The second rule was the following: if the next body collides with another, it can not loose during this collision nor take away from it.

In the third rule, although the movement of the body is often presented in the form of a curve and it is impossible to make any movement which would not be in a circular form, each of the particles of the body always strives to continue in a straight line.

These “rules” are usually perceived as the law of inertia and the law of conservation. Unlike Galileo, Descartes distracted from the action of gravity. By the way, he also spoke about reduced movement and interaction of the particles, and referred to the direction of inertial motion in a straight line. However, the wording of Descartes was different from that of Newton. He was not talking about the state of uniform rectilinear motion, but explained the content of his term in general.

From the entire contents of the “Elements” it could be seen that the state of parts of matter is characterized by their size (“quantity of matter”), shape, speed, and ability to change the rate by external particles. This can identify the capacity with inertia.

According to Descartes, there are three types of particles (three items) of earth, air (sky), and fire. The largest particle is a particle of the earth. They are immersed in the environment of the particles of the sky, which are also interspersed in the fire particles that form the sun. Circular vortex motion of “heaven” particles is reflected in the movement of the planet that consists of the elements of the earth. The entire universe is divided into these vortex regionsthat can be regarded as precursors of modern galaxies. This is the cosmological hypothesis of Descartes. All phenomena are reduced to the movement and interaction of the particles. In the history of science, Descartes’ physical view was called Cartesian. It is from the Latin pronunciation of the name Decarie. Cartesian view has played a huge role in the evolution of physics. All attempts to construct a unified field theory of matter repeatedly returnto the basis of Descartes’ attempts to build a physical picture of the world with the continuous matter and the persistent mechanical movement (Descartes, 1985).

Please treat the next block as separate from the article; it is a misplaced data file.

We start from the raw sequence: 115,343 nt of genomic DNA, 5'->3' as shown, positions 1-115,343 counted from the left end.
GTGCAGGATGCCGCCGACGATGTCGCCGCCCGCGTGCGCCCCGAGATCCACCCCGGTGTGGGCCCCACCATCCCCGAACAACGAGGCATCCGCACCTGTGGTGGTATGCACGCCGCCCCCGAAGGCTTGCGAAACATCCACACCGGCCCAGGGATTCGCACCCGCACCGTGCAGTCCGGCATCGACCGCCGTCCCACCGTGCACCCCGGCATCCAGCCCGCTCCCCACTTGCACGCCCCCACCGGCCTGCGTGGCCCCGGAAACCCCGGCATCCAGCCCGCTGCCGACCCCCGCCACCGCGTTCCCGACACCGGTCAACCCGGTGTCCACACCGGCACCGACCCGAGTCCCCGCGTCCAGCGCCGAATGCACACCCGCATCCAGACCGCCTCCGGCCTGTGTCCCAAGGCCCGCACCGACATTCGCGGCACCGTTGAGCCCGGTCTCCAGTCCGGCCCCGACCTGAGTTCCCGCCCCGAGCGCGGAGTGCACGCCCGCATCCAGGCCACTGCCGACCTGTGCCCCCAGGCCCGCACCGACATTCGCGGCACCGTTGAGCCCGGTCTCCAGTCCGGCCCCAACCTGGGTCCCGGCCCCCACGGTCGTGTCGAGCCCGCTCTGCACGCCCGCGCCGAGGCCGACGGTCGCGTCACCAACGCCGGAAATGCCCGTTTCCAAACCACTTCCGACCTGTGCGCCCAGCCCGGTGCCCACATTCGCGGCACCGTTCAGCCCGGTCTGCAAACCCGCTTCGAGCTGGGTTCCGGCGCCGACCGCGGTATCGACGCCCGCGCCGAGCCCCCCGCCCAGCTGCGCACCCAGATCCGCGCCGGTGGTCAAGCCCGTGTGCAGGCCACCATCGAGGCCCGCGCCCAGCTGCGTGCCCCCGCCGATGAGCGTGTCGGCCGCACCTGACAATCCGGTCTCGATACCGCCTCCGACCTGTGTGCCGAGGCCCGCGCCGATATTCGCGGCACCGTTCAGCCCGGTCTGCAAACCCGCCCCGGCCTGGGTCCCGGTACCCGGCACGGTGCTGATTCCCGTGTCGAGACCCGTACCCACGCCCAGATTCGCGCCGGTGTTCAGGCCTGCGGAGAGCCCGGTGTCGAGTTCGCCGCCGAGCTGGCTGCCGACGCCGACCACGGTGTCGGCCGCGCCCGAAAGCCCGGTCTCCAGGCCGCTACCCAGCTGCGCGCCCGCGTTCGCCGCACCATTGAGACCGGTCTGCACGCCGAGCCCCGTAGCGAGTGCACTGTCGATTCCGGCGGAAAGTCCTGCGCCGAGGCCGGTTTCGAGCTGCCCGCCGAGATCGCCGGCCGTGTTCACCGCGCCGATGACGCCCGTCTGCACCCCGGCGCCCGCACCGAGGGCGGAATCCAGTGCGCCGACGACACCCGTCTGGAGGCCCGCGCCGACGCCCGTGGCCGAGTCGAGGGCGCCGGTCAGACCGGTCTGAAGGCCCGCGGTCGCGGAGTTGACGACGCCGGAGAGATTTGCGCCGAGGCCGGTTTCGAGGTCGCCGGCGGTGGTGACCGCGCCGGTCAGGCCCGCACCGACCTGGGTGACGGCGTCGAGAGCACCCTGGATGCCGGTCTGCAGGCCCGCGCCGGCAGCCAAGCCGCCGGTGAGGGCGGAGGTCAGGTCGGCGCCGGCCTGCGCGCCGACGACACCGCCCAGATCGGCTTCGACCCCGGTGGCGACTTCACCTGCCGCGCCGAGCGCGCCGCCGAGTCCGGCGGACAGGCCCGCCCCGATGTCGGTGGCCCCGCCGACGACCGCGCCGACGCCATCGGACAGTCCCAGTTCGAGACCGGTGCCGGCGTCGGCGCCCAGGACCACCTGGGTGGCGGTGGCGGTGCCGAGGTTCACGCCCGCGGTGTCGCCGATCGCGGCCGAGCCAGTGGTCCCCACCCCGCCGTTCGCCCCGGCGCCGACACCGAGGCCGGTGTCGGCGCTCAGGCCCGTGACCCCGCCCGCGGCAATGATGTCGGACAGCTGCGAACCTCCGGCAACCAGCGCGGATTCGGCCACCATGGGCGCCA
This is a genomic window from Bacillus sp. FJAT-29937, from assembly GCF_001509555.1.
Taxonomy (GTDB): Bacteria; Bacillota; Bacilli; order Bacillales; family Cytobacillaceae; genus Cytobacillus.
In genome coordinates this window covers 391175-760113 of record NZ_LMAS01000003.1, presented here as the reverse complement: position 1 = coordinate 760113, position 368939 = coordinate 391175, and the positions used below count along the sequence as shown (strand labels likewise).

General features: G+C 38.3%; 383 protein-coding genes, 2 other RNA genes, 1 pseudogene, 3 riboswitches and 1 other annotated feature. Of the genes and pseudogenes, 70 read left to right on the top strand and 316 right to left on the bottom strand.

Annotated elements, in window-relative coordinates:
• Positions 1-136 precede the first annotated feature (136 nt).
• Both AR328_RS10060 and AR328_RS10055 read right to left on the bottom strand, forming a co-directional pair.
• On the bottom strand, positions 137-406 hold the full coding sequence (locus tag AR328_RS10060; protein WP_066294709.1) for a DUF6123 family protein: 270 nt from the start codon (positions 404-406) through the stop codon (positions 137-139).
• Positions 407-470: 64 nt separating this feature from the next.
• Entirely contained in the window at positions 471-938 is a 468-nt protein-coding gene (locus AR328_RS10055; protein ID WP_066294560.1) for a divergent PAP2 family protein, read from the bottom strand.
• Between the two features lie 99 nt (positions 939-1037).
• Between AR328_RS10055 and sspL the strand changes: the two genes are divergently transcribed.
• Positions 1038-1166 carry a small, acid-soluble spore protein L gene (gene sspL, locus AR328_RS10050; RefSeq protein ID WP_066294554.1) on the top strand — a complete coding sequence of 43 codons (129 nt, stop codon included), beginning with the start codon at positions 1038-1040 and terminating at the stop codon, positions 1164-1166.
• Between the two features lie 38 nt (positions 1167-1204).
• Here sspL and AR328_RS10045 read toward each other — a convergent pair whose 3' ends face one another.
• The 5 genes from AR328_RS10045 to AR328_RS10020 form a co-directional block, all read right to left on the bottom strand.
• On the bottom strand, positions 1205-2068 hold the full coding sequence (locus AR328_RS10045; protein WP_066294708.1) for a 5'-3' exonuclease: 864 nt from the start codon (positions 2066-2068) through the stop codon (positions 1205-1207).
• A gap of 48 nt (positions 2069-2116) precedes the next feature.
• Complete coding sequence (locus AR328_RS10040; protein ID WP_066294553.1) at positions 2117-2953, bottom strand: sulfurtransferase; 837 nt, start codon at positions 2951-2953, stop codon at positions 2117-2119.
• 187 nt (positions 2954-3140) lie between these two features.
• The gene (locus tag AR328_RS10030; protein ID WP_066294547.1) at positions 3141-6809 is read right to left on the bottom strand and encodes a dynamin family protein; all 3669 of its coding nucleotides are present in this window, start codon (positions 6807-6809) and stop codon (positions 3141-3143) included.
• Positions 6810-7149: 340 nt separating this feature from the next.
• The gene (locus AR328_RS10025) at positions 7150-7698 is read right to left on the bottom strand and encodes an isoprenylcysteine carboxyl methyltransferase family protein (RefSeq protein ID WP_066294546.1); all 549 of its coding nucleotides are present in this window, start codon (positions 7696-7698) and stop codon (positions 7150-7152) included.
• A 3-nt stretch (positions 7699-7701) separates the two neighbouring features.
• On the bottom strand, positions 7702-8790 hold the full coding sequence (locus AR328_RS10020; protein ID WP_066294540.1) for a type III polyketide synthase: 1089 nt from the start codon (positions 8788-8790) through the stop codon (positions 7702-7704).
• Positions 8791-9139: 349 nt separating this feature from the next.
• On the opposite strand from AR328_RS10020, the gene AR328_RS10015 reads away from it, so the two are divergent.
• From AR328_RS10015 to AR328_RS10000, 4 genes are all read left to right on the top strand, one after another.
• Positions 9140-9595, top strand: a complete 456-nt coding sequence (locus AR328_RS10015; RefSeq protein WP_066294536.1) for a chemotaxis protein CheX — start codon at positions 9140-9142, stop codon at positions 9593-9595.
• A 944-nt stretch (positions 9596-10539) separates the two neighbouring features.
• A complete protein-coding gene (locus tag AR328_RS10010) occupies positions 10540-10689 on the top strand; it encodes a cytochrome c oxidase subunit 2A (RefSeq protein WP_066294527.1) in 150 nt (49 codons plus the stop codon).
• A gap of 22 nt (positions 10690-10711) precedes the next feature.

In summary, it is important to note that even though the methods of Descartes and Bacon were different, their exemplars synthesized into one marked the beginning of the modern scientific method. (Descartes, 1985)

Descartes significantly developed the method of deduction while Bacon developed the method of induction. Both, however, recognized the necessity of the two methods as complementary. Thanks to the efforts of both scientists the understanding of the scientific method as a dialectical combination of induction and deduction became widespread. The difference between the constituents of this scientific method was Bacon underlined the leading role of experience and induction, while Descartes prioritized the logical analysis and correct conclusions. He asserted that these conclusions grounded on clearly articulated and simple principles combined with inferences that came in strict logical sequence. In the method of Descartes, the role of mathematics is paramount. At the same time, findings of Descartes took into consideration Bacon’s experience. In particular, Bacon’s belief that the science should be based on experience and practice-building of findings was helpful in the development of Descartes’ deductive method.

Descartes was the father of the modern scientific method in a way. His mind/ matter dualism had the effect of enabling one to focus on matter (res extensa) as the appropriate substance for scientific research. Res cogitans (the mind) is, on the contrary, the instrument for ascertaining truths in relation to the material world, i.e. it is responsible for segregating fact from fancy. This eliminated a large number of dubious human occupations from the scientific scene, e.g. the clutter of superstitions, astrology, alchemy etc. Thereby Descartes placed epistemology, reductive and mathematical methodology on the map, and these have been utilized in science ever since, leading to the triumphal march of science down to the development of computers (Lawrenz, 2011).